Children with Ocular MG Younger Than Those with Generalized MG and Respond Well to Treatment, Study Says

Marisa Wexler, MS avatar

by Marisa Wexler, MS |

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Children with ocular myasthenia gravis respond well to treatment, as largely do children with generalized myasthenia gravis, according to a single-site study that found no “significant differences” in response rates.

Still, half of its 22 ocular patients achieved remission, its researchers said. Children with ocular disease are also diagnosed at younger ages than those with generalized myasthenia gravis, reflecting the earlier onset of symptoms in ocular cases.

The study, “Response to Treatment in Pediatric Ocular Myasthenia Gravis,” was published in Muscle & Nerve.

In children, myasthenia gravis (MG) almost always appears in one of two forms: ocular myasthenia gravis (OMG), where weakness is evident only in the eyelids and surrounding tissue, whereas in generalized myasthenia gravis (GMG), various tissues throughout the body are affected.

For children with MG, studies detailing how these two disease types tend to differ in important clinical factors, like how patients respond to treatment, are lacking.

Researchers reviewed clinical data for children with MG who were seen at Children’s Health and Texas Scottish Rite Hospital, in Dallas, between 1990 and 2018. Of the 60 children included, 22 had OMG and 38 had GMG. Both groups had twice as many girls as boys, and the majority of children in both groups were either Hispanic or black, though there were proportionately more white children in the GMG group.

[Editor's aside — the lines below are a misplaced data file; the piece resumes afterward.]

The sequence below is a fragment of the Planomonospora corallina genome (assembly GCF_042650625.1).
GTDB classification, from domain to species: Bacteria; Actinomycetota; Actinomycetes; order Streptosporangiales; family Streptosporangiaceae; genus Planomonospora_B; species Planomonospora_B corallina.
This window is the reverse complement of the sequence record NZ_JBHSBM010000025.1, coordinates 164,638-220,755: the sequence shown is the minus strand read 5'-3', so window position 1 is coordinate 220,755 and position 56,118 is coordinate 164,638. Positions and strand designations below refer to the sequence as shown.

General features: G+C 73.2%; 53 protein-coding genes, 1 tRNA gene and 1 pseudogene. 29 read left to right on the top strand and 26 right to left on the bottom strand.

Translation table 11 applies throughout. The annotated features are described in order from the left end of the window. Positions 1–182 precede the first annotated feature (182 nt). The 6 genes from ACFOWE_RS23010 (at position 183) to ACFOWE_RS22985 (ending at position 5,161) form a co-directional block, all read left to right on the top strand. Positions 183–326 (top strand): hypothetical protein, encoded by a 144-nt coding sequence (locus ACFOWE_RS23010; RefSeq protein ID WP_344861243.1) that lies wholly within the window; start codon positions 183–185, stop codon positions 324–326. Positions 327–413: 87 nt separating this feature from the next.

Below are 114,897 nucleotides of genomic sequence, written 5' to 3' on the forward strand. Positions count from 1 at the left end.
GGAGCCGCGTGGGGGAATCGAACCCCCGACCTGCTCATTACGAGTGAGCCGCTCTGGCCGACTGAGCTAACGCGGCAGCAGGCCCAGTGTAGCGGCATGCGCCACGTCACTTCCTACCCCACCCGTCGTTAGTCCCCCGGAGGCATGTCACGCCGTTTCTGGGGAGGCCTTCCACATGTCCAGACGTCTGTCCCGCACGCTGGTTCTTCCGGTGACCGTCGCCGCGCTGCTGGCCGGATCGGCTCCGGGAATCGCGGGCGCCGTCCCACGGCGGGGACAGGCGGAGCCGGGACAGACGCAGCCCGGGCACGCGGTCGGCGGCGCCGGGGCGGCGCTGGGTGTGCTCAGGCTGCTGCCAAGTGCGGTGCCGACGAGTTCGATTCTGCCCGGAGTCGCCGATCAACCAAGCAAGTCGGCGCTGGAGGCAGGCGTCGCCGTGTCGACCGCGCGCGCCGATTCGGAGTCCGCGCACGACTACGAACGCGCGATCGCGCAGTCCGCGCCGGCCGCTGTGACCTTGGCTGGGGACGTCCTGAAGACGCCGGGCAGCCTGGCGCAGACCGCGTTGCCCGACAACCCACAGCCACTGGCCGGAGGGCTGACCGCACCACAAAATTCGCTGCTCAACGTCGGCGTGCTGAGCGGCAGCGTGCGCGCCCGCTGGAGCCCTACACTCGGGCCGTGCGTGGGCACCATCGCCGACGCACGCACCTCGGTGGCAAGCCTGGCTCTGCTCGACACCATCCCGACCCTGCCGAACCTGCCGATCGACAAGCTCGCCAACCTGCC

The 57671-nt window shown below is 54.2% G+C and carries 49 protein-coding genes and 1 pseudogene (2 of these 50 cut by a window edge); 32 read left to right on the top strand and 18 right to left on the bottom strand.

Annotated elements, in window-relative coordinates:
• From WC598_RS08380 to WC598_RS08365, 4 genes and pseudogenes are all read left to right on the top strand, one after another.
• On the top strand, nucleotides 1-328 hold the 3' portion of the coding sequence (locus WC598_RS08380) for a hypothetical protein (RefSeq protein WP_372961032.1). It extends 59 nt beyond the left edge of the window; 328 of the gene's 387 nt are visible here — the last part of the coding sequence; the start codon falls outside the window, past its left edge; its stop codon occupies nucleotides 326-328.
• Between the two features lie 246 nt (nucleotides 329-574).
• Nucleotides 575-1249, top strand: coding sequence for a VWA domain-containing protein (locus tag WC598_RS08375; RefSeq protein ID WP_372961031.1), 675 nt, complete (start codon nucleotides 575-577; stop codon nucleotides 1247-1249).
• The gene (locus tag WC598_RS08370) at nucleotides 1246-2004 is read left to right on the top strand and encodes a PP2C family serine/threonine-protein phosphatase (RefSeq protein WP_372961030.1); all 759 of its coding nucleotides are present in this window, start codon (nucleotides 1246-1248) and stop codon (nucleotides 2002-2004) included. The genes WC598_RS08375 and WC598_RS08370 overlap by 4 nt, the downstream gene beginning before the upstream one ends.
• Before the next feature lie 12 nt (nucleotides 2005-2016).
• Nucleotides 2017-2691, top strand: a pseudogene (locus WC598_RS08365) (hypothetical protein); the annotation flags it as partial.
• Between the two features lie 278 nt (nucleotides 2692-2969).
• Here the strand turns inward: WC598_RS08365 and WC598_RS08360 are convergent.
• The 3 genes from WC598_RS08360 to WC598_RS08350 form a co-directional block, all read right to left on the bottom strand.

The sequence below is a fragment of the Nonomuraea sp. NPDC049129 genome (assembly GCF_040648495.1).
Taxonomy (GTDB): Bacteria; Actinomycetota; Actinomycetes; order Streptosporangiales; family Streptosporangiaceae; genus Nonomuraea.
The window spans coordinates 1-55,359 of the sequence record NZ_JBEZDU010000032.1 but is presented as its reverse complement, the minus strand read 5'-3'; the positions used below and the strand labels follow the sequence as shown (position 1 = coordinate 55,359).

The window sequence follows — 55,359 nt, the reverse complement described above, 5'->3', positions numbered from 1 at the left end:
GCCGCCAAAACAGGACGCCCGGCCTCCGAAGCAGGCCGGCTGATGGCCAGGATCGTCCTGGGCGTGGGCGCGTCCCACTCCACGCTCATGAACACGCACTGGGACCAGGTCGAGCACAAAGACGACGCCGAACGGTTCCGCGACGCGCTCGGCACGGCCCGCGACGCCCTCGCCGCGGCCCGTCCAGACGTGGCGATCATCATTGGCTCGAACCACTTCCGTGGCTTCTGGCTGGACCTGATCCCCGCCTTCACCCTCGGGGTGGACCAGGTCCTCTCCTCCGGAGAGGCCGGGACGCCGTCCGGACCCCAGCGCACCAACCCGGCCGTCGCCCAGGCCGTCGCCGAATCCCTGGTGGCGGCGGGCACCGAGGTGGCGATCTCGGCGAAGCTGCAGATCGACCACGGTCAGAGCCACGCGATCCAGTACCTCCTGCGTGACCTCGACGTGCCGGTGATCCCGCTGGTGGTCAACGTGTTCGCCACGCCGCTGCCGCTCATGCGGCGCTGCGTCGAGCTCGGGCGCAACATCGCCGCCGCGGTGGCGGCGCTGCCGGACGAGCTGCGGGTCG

Researchers compared the children with OMG to those with GMG, looking for differences in terms of clinical factors and/or treatment outcomes. Treatment strategies themselves were similar in both groups, with most started on prednisone within a year of being diagnosed. Moreover, none of the OMG patients were taken off steroids due to side effects. No child was treated exclusively with Mestinon (pyridostigmine).

Two noteworthy differences were identified. First, children with OMG tended to be younger at disease onset than those with GMG; on average, age of onset was 4.14 years in the OMG group and 9.92 years in the GMG group. This difference was statistically significant.

Second, based on Millichamp and Dodge grades, children with OMG had better responses to treatment: 95.5% of children with OMG were classified as either grade A or B, as compared to 73.7% of children with GMG. (Grades closer to the start of the alphabet indicate a better treatment response in this classification system.)

This difference was not statistically significant: that is, mathematically, it is impossible to rule out the possibility that this difference was due to chance. The researchers believe that this lack of significance was probably attributable to the relatively small sample size; however, further studies will be needed to confirm this.

“In conclusion,” the researchers wrote, “our retrospective study of JMG [juvenile MG] showed that children with OMG present at younger ages compared to children with GMG” and “approximately half of those with OMG experienced remission with treatment.”